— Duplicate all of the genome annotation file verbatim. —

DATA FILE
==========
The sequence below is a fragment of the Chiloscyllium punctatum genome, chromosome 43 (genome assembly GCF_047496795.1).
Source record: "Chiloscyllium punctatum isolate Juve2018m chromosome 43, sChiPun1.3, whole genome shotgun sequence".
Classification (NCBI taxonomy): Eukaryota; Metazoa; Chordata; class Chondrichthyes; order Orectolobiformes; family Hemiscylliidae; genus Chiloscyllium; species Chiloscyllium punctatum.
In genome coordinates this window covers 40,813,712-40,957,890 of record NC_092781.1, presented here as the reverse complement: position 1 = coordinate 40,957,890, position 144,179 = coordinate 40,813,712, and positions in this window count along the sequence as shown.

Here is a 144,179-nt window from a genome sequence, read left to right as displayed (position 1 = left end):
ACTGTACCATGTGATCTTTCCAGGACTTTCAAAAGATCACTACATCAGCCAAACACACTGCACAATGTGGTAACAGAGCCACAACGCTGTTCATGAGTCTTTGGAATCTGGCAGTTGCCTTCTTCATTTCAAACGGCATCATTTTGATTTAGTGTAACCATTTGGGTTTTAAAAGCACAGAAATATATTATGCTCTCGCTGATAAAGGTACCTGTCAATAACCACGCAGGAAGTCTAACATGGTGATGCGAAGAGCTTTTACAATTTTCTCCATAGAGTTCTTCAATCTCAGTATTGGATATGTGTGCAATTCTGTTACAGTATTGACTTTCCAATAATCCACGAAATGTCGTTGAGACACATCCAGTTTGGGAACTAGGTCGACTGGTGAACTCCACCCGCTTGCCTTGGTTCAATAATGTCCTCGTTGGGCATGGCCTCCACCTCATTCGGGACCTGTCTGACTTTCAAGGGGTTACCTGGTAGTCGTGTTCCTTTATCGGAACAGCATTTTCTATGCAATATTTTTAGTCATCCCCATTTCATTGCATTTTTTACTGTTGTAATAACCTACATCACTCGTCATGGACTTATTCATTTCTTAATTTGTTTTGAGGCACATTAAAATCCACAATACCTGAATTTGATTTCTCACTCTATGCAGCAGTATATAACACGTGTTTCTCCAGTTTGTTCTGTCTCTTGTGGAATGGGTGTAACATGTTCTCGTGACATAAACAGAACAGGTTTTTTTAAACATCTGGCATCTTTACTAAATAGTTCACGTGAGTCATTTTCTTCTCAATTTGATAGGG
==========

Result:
The sequence below is a fragment of the Chiloscyllium punctatum genome, chromosome 43 (genome assembly GCF_047496795.1).
Source record: "Chiloscyllium punctatum isolate Juve2018m chromosome 43, sChiPun1.3, whole genome shotgun sequence".
Classification (NCBI taxonomy): Eukaryota; Metazoa; Chordata; class Chondrichthyes; order Orectolobiformes; family Hemiscylliidae; genus Chiloscyllium; species Chiloscyllium punctatum.
In genome coordinates this window covers 40,813,712-40,957,890 of record NC_092781.1, presented here as the reverse complement: position 1 = coordinate 40,957,890, position 144,179 = coordinate 40,813,712, and positions in this window count along the sequence as shown.

Here is a 144,179-nt window from a genome sequence, read left to right as displayed (position 1 = left end):
ACTGTACCATGTGATCTTTCCAGGACTTTCAAAAGATCACTACATCAGCCAAACACACTGCACAATGTGGTAACAGAGCCACAACGCTGTTCATGAGTCTTTGGAATCTGGCAGTTGCCTTCTTCATTTCAAACGGCATCATTTTGATTTAGTGTAACCATTTGGGTTTTAAAAGCACAGAAATATATTATGCTCTCGCTGATAAAGGTACCTGTCAATAACCACGCAGGAAGTCTAACATGGTGATGCGAAGAGCTTTTACAATTTTCTCCATAGAGTTCTTCAATCTCAGTATTGGATATGTGTGCAATTCTGTTACAGTATTGACTTTCCAATAATCCACGAAATGTCGTTGAGACACATCCAGTTTGGGAACTAGGTCGACTGGTGAACTCCACCCGCTTGCCTTGGTTCAATAATGTCCTCGTTGGGCATGGCCTCCACCTCATTCGGGACCTGTCTGACTTTCAAGGGGTTACCTGGTAGTCGTGTTCCTTTATCGGAACAGCATTTTCTATGCAATATTTTTAGTCATCCCCATTTCATTGCATTTTTTACTGTTGTAATAACCTACATCACTCGTCATGGACTTATTCATTTCTTAATTTGTTTTGAGGCACATTAAAATCCACAATACCTGAATTTGATTTCTCACTCTATGCAGCAGTATATAACACGTGTTTCTCCAGTTTGTTCTGTCTCTTGTGGAATGGGTGTAACATGTTCTCGTGACATAAACAGAACAGGTTTTTTTAAACATCTGGCATCTTTACTAAATAGTTCACGTGAGTCATTTTCTTCTCAATTTGATAGGG